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Meeting Website Accessibility Guidelines with eChalk

 

eChalk’s website platform has tools to help you make your website more accessible for all website users. eChalk supports compliance with Website Content Accessibility Guidelines (WCAG) 2.0 Level AA standards.

What is WCAG?

WCAG 2.0 is a set of guidelines for web accessibility developed by the World Wide Web Consortium (W3C). They have laid out guidelines for accessibility in four critical domains:

 

Perceivable

Operable

Understandable

Robust

How does eChalk help me comply with WCAG 2.0?

eChalk’s website platform has built-in tools to help you meet website accessibility and ADA compliance guidelines. It is important to remember that most of the guidelines are about how content is created and presented rather than the website platform itself; the final responsibility for ensuring website compliance rests with the content creator. For example, eChalk allows for alt text on images, but content creators must remember to add the alt text when they add their images. If you consistently use eChalk’s accessibility tools, along with WCAG’s content creation guidelines, you will make your site much more accessible for users.

 

You can find more information about eChalk’s accessibility tools in our Voluntary Product Accessibility Template (VPAT)[LS1] .

 

Quick Tips for Making Your eChalk Site More Accessible

  • Always use Alt Text. Every image you use should have alt text applied, preferably when you upload it, so you don't have to go back to add it later.
  • Keep Alt Text short and accurate. It should not be a caption; it is a short description of what is in the photo itself. (e.g. “student with butterfly” or “baseball trophy.”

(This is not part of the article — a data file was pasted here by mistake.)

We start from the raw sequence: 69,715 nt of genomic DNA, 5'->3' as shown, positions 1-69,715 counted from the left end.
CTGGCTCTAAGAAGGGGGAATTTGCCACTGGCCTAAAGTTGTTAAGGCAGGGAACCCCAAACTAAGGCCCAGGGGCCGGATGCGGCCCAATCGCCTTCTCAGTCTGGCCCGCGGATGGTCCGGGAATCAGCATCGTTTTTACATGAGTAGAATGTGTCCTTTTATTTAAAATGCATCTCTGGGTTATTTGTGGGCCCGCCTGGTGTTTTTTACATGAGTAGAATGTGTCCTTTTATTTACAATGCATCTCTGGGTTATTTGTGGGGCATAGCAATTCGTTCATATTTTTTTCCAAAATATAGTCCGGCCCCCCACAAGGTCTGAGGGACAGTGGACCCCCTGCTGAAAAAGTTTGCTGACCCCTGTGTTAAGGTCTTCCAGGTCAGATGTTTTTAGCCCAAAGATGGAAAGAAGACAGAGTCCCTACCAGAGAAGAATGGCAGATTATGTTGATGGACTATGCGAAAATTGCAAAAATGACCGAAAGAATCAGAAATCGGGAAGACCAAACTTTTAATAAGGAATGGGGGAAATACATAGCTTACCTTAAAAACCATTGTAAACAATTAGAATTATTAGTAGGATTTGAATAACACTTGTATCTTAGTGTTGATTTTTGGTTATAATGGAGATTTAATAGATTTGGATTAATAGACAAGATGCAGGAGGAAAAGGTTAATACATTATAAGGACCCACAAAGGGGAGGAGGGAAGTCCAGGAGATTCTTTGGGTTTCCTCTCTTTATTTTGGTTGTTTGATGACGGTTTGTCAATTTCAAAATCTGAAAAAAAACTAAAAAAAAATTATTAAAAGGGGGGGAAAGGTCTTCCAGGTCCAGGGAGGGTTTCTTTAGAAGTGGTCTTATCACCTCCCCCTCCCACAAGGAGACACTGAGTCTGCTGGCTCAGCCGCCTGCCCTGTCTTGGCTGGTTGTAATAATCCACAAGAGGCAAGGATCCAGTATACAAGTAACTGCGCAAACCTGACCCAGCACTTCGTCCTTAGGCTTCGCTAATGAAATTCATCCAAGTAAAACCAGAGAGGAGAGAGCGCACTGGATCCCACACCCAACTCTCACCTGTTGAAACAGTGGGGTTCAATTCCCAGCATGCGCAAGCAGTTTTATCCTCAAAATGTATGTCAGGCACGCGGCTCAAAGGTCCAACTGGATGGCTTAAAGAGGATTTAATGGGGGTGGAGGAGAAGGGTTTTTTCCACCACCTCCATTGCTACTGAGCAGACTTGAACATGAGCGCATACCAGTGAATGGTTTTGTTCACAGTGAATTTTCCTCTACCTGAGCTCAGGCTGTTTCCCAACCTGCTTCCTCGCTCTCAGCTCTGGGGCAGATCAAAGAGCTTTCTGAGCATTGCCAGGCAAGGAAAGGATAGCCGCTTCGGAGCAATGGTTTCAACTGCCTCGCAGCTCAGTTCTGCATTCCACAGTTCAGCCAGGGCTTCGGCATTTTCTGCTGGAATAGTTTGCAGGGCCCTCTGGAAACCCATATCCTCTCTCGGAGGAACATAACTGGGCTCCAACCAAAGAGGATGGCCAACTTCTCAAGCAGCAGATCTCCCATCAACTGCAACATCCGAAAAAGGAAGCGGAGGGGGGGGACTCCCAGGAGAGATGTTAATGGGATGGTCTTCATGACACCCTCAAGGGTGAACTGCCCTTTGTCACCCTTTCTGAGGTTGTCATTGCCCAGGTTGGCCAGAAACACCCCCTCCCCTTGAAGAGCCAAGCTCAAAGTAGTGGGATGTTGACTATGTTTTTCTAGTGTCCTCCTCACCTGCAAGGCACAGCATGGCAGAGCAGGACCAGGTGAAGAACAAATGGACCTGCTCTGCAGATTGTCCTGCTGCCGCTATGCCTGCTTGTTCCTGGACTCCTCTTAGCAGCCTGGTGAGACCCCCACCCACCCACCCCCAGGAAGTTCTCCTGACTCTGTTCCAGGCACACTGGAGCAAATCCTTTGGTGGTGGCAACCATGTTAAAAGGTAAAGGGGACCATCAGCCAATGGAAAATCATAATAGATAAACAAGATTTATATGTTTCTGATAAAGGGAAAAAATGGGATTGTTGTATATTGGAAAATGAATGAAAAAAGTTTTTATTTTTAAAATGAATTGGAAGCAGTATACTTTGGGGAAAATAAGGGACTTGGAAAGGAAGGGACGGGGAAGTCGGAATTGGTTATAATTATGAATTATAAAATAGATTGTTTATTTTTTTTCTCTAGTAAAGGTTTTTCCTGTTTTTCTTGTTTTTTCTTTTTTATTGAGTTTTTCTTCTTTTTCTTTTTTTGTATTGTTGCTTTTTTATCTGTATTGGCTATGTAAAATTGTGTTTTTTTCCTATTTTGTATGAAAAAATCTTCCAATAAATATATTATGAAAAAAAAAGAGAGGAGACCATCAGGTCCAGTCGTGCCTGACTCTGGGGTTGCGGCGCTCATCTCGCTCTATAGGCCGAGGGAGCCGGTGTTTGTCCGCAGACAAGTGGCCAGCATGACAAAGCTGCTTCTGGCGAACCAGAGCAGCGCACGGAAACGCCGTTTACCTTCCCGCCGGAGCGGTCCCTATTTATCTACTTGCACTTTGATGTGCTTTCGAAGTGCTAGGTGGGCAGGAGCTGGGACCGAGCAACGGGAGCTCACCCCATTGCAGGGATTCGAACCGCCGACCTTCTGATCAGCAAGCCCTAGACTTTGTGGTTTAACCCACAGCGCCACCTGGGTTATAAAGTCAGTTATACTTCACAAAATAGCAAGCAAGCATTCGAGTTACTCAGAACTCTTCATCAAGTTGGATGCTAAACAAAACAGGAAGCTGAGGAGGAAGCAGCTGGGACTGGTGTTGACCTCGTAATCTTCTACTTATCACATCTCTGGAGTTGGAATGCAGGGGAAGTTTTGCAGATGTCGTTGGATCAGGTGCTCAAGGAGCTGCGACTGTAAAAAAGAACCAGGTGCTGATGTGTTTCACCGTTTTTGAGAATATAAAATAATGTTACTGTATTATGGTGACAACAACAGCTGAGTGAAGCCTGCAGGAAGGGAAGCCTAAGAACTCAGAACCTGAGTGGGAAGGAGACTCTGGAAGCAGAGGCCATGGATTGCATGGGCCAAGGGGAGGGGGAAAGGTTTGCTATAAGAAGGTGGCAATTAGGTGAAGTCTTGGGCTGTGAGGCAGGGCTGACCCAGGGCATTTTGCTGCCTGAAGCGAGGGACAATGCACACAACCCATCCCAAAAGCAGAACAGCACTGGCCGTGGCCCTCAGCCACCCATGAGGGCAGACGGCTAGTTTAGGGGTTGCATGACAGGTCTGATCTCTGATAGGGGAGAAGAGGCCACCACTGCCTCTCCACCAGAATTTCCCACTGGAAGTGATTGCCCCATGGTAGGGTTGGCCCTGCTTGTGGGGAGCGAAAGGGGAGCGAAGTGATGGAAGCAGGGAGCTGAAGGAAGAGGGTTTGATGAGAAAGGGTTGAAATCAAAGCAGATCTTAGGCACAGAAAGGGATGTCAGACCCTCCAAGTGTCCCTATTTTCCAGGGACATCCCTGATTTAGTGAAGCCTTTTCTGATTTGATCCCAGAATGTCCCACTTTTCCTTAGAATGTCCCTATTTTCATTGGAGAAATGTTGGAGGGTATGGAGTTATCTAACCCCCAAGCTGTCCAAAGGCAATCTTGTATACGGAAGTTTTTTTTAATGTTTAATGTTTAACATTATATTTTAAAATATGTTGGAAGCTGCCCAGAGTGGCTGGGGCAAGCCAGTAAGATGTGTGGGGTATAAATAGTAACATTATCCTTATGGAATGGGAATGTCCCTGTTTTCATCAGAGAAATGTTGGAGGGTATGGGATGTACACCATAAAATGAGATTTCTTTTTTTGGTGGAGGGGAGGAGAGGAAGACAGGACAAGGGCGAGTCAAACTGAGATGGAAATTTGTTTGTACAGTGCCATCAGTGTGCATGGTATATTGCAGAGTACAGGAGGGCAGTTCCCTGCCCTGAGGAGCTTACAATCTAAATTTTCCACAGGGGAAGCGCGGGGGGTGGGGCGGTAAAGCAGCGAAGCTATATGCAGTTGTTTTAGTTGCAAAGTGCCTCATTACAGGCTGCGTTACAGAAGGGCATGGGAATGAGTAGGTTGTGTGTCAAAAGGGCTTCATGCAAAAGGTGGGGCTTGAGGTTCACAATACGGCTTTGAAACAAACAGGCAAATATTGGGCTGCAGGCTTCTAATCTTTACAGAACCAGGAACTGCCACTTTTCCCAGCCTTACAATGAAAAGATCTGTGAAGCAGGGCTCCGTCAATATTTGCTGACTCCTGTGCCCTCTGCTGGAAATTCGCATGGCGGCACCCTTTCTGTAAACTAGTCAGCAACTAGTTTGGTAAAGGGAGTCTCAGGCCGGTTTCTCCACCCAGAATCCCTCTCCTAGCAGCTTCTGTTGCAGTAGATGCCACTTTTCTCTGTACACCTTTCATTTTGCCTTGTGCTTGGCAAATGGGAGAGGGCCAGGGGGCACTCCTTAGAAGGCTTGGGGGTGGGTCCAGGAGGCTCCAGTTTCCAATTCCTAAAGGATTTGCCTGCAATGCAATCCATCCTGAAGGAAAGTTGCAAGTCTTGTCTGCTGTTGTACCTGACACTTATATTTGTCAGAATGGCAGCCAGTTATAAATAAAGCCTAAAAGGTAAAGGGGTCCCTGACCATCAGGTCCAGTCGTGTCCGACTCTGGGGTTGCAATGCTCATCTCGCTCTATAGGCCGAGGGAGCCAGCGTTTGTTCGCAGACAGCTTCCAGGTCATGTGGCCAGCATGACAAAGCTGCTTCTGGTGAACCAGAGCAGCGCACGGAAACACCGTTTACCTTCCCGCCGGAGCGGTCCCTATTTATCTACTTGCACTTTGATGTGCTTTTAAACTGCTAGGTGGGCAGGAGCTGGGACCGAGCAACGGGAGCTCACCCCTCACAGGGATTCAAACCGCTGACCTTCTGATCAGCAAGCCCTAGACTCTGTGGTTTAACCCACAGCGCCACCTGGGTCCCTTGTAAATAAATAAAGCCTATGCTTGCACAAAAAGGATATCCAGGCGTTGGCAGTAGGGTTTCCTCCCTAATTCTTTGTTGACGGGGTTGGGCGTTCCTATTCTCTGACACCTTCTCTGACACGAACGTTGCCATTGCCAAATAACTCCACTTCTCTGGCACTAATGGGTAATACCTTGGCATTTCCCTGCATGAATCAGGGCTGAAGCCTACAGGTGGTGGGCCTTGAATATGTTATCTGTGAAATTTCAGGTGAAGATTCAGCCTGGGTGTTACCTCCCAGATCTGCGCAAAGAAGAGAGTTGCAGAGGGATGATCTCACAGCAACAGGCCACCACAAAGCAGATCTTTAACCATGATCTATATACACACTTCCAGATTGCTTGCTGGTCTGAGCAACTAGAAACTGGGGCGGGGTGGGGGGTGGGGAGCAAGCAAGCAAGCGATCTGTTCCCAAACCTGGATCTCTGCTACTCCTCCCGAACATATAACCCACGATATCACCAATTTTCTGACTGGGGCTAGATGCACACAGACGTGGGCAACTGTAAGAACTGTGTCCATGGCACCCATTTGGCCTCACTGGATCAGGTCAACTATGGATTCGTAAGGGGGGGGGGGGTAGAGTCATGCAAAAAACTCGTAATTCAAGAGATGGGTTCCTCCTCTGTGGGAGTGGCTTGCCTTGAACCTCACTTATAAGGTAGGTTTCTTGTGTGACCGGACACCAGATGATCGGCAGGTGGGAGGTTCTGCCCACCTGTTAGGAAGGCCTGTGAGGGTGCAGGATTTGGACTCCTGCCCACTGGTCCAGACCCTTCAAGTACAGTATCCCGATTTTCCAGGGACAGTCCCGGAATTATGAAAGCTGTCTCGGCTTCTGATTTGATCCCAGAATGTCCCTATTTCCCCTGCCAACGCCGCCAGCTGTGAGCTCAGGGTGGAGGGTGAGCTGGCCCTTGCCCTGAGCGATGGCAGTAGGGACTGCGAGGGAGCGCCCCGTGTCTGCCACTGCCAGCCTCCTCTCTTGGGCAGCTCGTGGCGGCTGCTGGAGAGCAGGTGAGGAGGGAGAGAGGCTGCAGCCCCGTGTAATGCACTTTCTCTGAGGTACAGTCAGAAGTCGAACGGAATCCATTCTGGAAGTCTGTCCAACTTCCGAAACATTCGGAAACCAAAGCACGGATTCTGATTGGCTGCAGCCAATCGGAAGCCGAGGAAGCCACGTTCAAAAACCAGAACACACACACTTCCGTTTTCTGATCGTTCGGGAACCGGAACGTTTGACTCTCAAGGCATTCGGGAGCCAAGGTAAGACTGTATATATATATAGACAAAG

• Page titles matter. Page titles should clearly state where the user is. It is the first thing that users hear on a screen reader. So "Home Page" is not a great title; "Mrs. Clark's 5th Grade Home Page" is a much better title. 
  • Do not name links ambiguously. In other words, don’t use “click here” as your link. This is ambiguous and doesn't really let the user know where they are going. The link should describe where it is that it will take you.
  • Watch the use of text color. Don't use color alone to convey meaning. For example, don't change the color of text in an RTE block to indicate importance or some other meaning.
  • Caption videos. YouTube has automatic captioning that can be enabled for videos. If the caption isn't accurate, they allow you to edit it, so it better reflects your video’s contents. Use their captioning feature or, if you’re not using YouTube to host videos, create transcripts or captions using tools provided by your video host. 
  • Reduce the use of PDFs where possible, or make your PDFs accessible. Sometimes PDF's can be avoided by putting content into a regular web page format. However, for some materials (manuals, handbooks, etc.) you may need a PDF that can be easily downloaded or printed without losing formatting. Where a PDF is needed, you should ensure that the PDF is created to be accessible. This is now an option in Adobe Acrobat and in newer versions of Word when you save files as a PDF.
 

 

 

Questions? Contact your site administrator or eChalk Support at support@echalk.com.

 

 

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